Yes, a Jupiter sized planet in the same orbit as Earth would definitley be visible. The planet Jupiter is visible to the unaided eye in the night Sky even when about 400 million to 600 million mils from Earth, so if it is moved to about 93 million miles from Earth it will be much brighter and more visiple.
If the solar system has a much dimmer star, the analogs of Earth and Jupiter would have to share an orbit which is much closer to the star than in our solar system for the analog of Earth to be warm enough.
Because the Moon's orbit is elliptical and it gets closer to and farther from Earth, the angular diameter of the Moon as seen from Earth varies between 29.3 and 34.1 arcminutes. Since there are 60 arcminutes in a degree of arc, the angular diameter of the Moon as seen from Earth is about half a degree.
Jupiter has a equatorial radius of 71,492 kilometers, and thus an equtorial diameter of 142,984 kilometers. To have an angular diameter of 0.5 degrees, Jupiter would have to be at such a distance that the circumference of the circle around the observation point would be 720 times 142,984 kilometers, or 102,948,480 kilometers. So the radius of that circle would be 16,384,773.32 kilometers.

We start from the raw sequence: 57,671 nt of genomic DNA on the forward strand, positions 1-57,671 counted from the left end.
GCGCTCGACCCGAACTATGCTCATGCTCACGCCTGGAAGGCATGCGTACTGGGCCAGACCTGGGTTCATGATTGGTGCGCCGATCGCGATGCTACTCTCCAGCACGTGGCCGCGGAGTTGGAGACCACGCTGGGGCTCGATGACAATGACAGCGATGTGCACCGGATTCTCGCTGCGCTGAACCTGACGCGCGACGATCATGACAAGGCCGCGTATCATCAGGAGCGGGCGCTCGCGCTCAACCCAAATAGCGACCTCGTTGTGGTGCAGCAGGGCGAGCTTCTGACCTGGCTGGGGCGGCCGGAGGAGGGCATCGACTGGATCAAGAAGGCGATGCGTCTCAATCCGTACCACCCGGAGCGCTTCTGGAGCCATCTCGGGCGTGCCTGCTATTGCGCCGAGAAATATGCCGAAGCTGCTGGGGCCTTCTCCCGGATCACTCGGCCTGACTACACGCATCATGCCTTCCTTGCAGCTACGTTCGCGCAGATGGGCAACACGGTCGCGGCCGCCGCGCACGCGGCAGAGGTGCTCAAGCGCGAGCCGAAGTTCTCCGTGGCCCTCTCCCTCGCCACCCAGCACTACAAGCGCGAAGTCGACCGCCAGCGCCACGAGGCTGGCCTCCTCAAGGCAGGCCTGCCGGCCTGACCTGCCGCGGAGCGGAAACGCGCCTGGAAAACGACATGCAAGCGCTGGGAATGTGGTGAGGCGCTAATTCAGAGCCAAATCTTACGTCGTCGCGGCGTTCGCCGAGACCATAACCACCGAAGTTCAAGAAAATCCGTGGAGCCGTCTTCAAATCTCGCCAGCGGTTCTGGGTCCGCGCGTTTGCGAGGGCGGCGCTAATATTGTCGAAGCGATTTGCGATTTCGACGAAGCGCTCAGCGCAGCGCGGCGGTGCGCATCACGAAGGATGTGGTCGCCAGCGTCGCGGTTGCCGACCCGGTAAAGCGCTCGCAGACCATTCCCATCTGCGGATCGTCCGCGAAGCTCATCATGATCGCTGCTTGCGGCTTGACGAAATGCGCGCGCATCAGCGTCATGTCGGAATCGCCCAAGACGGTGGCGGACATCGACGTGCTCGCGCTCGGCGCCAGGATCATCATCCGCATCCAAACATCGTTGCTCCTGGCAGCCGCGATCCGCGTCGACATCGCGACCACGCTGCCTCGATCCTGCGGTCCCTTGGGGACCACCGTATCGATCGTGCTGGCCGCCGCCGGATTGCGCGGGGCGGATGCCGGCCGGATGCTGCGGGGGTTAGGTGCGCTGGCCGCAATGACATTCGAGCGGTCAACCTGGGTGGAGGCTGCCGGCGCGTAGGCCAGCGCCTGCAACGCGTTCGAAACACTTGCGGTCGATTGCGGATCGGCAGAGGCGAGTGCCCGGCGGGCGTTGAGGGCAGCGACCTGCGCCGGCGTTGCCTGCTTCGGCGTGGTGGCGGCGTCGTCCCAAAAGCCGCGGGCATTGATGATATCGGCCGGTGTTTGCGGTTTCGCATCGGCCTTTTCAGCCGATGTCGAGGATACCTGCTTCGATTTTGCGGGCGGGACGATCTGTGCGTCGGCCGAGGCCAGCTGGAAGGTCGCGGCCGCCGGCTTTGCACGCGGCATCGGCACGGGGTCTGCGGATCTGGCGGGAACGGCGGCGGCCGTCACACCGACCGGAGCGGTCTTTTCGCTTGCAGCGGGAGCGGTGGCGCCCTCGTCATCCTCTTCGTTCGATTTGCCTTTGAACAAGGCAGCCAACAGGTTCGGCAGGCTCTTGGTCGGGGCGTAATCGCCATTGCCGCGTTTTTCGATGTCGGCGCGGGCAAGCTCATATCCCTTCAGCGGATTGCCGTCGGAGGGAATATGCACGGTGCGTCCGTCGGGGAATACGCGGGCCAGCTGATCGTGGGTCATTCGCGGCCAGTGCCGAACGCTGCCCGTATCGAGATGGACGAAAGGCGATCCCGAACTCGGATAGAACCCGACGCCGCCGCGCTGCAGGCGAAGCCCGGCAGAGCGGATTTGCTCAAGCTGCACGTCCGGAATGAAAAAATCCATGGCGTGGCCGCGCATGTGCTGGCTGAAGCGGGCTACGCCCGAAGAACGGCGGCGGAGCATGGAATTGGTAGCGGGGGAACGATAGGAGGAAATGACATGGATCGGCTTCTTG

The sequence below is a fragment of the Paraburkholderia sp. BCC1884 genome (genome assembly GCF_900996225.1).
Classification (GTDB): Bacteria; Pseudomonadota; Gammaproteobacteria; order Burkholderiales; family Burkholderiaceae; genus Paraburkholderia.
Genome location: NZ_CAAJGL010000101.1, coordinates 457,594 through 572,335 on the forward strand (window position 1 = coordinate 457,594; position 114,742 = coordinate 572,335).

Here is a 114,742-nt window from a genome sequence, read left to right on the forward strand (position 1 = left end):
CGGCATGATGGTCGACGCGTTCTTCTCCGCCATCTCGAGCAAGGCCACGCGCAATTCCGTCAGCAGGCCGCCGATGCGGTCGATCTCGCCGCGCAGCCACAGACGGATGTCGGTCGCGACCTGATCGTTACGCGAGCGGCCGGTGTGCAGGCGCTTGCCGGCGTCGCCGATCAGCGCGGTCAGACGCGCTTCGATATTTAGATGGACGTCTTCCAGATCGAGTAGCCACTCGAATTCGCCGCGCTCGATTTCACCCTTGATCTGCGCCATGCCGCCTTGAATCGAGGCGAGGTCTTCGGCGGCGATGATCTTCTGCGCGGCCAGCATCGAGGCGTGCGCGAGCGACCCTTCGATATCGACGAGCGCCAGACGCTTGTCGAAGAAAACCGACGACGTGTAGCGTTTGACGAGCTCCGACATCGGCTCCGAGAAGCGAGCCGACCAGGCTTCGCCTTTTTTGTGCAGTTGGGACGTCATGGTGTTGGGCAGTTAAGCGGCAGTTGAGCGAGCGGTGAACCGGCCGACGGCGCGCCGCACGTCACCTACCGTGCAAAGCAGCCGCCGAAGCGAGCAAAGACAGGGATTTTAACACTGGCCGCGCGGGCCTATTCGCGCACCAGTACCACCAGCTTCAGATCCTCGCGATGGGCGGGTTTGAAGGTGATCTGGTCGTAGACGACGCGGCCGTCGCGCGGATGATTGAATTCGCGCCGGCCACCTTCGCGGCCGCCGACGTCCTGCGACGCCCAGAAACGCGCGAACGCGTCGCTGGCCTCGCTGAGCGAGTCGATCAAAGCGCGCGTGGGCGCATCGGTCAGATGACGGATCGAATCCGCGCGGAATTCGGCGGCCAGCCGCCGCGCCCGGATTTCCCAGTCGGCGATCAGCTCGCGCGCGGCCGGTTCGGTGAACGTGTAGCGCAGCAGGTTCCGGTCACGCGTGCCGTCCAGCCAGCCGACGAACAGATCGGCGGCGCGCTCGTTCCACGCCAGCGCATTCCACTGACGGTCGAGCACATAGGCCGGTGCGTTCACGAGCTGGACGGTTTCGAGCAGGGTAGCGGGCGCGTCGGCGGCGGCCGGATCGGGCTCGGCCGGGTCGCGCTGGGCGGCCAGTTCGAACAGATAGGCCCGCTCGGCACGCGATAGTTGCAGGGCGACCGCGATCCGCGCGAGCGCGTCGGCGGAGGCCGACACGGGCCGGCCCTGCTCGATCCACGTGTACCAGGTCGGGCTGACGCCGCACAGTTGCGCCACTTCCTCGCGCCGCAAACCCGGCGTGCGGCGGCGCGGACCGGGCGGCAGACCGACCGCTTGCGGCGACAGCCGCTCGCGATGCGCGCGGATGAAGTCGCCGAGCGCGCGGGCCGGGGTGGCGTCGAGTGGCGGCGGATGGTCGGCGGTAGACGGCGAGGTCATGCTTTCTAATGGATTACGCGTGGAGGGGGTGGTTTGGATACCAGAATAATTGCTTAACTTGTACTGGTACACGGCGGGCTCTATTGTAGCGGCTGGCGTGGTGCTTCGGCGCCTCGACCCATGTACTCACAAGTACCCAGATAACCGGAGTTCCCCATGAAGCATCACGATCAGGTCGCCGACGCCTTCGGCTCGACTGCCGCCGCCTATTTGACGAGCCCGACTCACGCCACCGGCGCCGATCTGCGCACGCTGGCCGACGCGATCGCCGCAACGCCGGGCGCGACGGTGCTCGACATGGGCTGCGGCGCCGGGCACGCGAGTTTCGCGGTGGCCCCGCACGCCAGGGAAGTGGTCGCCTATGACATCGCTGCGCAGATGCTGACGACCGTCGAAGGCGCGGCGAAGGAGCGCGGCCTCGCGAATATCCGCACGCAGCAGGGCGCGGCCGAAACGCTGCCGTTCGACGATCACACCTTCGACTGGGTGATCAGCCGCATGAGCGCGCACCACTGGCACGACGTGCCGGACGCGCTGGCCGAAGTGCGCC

So the Jupiter analog and the Earth analog would orbit the Sun analog at a distance of 16,384,773.32 kilometers, and they would be spaced 16,384,773.32 kilometers apart along the orbit. 16,384,773.32 kilometers is about 0.109524447 Astronomical Units (AU), or almost 11 percent of the distance between Earth and the Sun.
I note that the potentially habitable exoplanet Gliese 180 b orbits the red dwarf star Gliese 180 in its circumstellar habitable zone at a distance of 0.103 AU with a period of about 17.38 days. Gliese 180 is a specral type M2V or M3V star.
And a planet orbiting its star that closely would become tidally locked to that star, having its rotation slowed until one side always faced the star and the other side always faced away. That might make life impossible on the planet. On the other hand a sufficiently dense atmosphere and oceans might transport heat from the day side to the night side of the planet. And the gravity of the nearby Jupiter analog planet might prevent the Earth Analog planet from becoming tidally locked to its star.